|US20080026517 *||Jul 28, 2006||Jan 31, 2008||Grudowski Paul A||Method for forming a stressor layer|
|US20080026523 *||Jul 28, 2006||Jan 31, 2008||Chartered Semiconductor Manufacturing, Ltd And International Business Machines Corporation (Ibm)||Structure and method to implement dual stressor layers with improved silicide control|
|US20080044967 *||Aug 19, 2006||Feb 21, 2008||Chartered Semiconductor Manufacturing Ltd.||Integrated circuit system having strained transistor|
|1||Bean et al., "GEx Si1-x/Si Strained-Layer Superlattice Grown by Molecular Beam Epitaxy", J. Vac. Sci. Technol., 1984, pp. 436-440, vol. A 2, No. 2.|
|2||Doyle et al., "Recovery of Hot-Carrier Damage in Reoxidized Nitrided Oxide MOSFET's" Electron Device Letters, ' IEEE, 1992, pp. 38-40, vol. 13, No. 1.|
|3||Houghton et al., "Equilibrium Critical Thickness for Si1-xGex Strained Layers on (100) Si", Appl. Phys. Lett., 1990, pp. 460-462, vol. 56, No. 29.|
|4||Huang et al, "Temperature Dependence and Post-Stress Recovery of Hot Electron Degradation Effects in Bipolar Transistors", Bipolar Circuits and technology Meeting 7.5, IEEE, 1991, pp. 170-173.|
|5||Ito et al., "Mechanical Stress Effect of Etch-Stop Nitride and its Impact on Deep Submicron Transistor Design", International Electron Devices Meeting, IEEE, 2000, 10.7.1 - 10.7.4.|
|6||Iyer et al., "Heterojunction Bipolar Transistors Using Si-Ge Alloys", Transactions on Electron Devices, IEEE, 1989, pp. 2043-2064, vol. 36, No. 10.|
|7||Khater et al., "SiGe HBT Technology with Fmax/Ft = 350/300 GHz and Gate Delay Below 3.3 ps", IEEE, 2004.|
|8||Li et al., "Design of W-Band VCOs with high Output Power for Potential Application in 77GHz Automotive Radar Systems", GaAs Digest, IEEE, 2003, pp. 263-266.|
|9||Matthews et al., "Defects in Epitaxial Multilayers", Journal of Crystal Growth, 1974, pp. 118-125, vol. 27.|
|10||Momose et al, "Temperature Dependence of Emitter-Base Reverse Stress Degradation and its Mechanism Analyzed by MOS Structures", IEEE, Paper 6.2, 1989, pp. 140-143.|
|11||Momose et al., "Analysis of the Temperature Dependence of Hot-Carrier-Induced Degradation in Bipolar Transistors for Bi-CMOS", Transactions on Electron Devices, IEEE, 1994, pp. 978-987, vol. 41, No. 6.|
|12||Ootsuka et al., "A Highly Dense, High-Performance 130nm Node CMOS Technology for Large Scale System-on-a-Chip Applications", International Electron Devices Meeting, IEEE, 2000, 23.5.1 - 23.5.4.|
|13||Ota et al., "Novel Locally Strained Channel Technique for High Performance 55nm CMOS", International Electron Devices Meeting, IEEE, 2002, pp. 27-30, 2.2.1 - 2.2,4.|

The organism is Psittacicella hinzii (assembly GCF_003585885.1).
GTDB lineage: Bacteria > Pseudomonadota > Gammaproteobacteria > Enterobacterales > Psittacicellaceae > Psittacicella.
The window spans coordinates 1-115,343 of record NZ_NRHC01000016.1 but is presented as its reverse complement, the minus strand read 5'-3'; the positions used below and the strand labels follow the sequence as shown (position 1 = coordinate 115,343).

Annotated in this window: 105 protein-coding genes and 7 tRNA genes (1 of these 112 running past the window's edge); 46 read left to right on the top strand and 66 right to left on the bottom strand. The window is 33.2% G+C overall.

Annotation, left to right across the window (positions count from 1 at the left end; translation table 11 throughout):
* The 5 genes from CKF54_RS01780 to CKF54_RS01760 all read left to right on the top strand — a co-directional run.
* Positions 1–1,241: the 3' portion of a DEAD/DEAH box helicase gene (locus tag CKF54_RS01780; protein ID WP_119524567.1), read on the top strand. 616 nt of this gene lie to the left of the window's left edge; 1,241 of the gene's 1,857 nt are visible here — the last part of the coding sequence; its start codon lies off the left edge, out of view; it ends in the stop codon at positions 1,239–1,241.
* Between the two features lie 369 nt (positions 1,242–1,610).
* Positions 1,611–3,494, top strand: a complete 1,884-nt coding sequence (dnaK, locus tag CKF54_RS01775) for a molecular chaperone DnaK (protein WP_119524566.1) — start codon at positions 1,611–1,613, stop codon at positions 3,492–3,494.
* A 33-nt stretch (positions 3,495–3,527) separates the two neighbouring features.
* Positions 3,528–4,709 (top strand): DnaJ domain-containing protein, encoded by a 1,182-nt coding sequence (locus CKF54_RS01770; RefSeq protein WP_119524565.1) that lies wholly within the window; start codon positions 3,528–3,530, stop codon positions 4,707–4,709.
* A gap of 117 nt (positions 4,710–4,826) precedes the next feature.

|14||Ouyang et al., "Two-Dimensional Bandgap Engineering in a NOVEL Si/SiGe pMOSFET With Enhanced Device Performance and Scalability," IEEE, 2000, pp. 151-154.|
|15||Rim et al., "Characteristics and Device Design of Sub-100 nm Strained Si N- and PMOSFETs", Symposium on VLSI Technology Digest of Technical Papers, IEEE, 2002, pp. 98-99.|
|16||Rim et al., "Transductance Enhancement in Deep Submicron Strained-Si n-MOSFETs", International Electron Devices Meeting, IEEE, 1998, 26.8.1 - 26.8.4.|
|17||Scott et al., NMOS Drive Current Reduction Caused by Transistor Layout and Trench Isolation Induced Stress, International Electron Devices Meeting, IEEE, 1999, 34.4.1 - 34.4.4.|
|18||Sheng et al., "Degradation and Recovery of SiGe HBTs Following Radiation and Hot-Carrier Stressing", pp. 14-15.|
|19||Shimizu et al., "Local Mechanical-Stress Control (LMC): A New Technique for CMOS-Performance Enhancement", International Electron Devices Meeting, IEEE, 2001, 19.4.1 - 19.4.4.|
|20||Van De Leur et al., "Critical Thickness for Pseudomorphic Growth of Si/Ge Alloys and Superlattices", J. Appl. Phys., 1988, pp. 3043-3050, vol. 64, No. 6.|
|21||Van Der Merwe, "Regular Articles", Journal of Applied Physics, 1963, pp. 117-122, vol. 34, No. 1.|
|22||Wurzer et al. "Annealing of Degraded npn-Transistors-Mechanisms and Modeling", Transactions on Electron Devices, IEEE, 1994, pp. 533-538, vol, 41, No. 4.|
|23||Yang et al., "Avalanche Current Induced Hot Carrier Degradation in 200GHz SiGe Heterojunction Bipolar Transistors".|
|24||Zhang et al. "A New ‘Mixed-Mode’ Reliability Degradation Mechanism in Advanced Si and SiGe Bipolar Transistors", IEEE, 2002, pp. 2151-2156.|
|25||Zhang et al. "A New 'Mixed-Mode' Reliability Degradation Mechanism in Advanced Si and SiGe Bipolar Transistors", IEEE, 2002, pp. 2151-2156.|
|Citing Patent||Filing date||Publication date||Applicant||Title|
|US8592308 *||Jul 20, 2011||Nov 26, 2013||International Business Machines Corporation||Silicided device with shallow impurity regions at interface between silicide and stressed liner|
|US9064948||Oct 22, 2012||Jun 23, 2015||Globalfoundries Inc.||Methods of forming a semiconductor device with low-k spacers and the resulting device|
|US9425280||May 13, 2015||Aug 23, 2016||Globalfoundries Inc.||Semiconductor device with low-K spacers|
|US20130020616 *||Jul 20, 2011||Jan 24, 2013||International Business Machines Corporation||Silicided device with shallow impurity regions at interface between silicide and stressed liner|
|U.S. Classification||438/199, 257/E21.632|
|Cooperative Classification||H01L29/7843, H01L27/092, H01L21/823864, H01L21/823807|
|European Classification||H01L29/78R2, H01L27/092, H01L21/8238S, H01L21/8238C|
|Sep 13, 2006||AS||Assignment|
Owner name: INTERNATIONAL BUSINESS MACHINES CORPORATION, NEW Y
Free format text: ASSIGNMENT OF ASSIGNORS INTEREST;ASSIGNORS:YANG, HAINING;LI, WAI-KIN;REEL/FRAME:018241/0520;SIGNINGDATES FROM 20060816 TO 20060821
Owner name: INTERNATIONAL BUSINESS MACHINES CORPORATION, NEW Y
Free format text: ASSIGNMENT OF ASSIGNORS INTEREST;ASSIGNORS:YANG, HAINING;LI, WAI-KIN;SIGNING DATES FROM 20060816 TO20060821;REEL/FRAME:018241/0520
|Apr 18, 2014||REMI||Maintenance fee reminder mailed|
|Sep 7, 2014||LAPS||Lapse for failure to pay maintenance fees|
|Oct 28, 2014||FP||Expired due to failure to pay maintenance fee|
Effective date: 20140907
|Sep 3, 2015||AS||Assignment|
Owner name: GLOBALFOUNDRIES U.S. 2 LLC, NEW YORK
Free format text: ASSIGNMENT OF ASSIGNORS INTEREST;ASSIGNOR:INTERNATIONAL BUSINESS MACHINES CORPORATION;REEL/FRAME:036550/0001
Effective date: 20150629
|Oct 5, 2015||AS||Assignment|
Owner name: GLOBALFOUNDRIES INC., CAYMAN ISLANDS
Free format text: ASSIGNMENT OF ASSIGNORS INTEREST;ASSIGNORS:GLOBALFOUNDRIES U.S. 2 LLC;GLOBALFOUNDRIES U.S. INC.;REEL/FRAME:036779/0001
Effective date: 20150910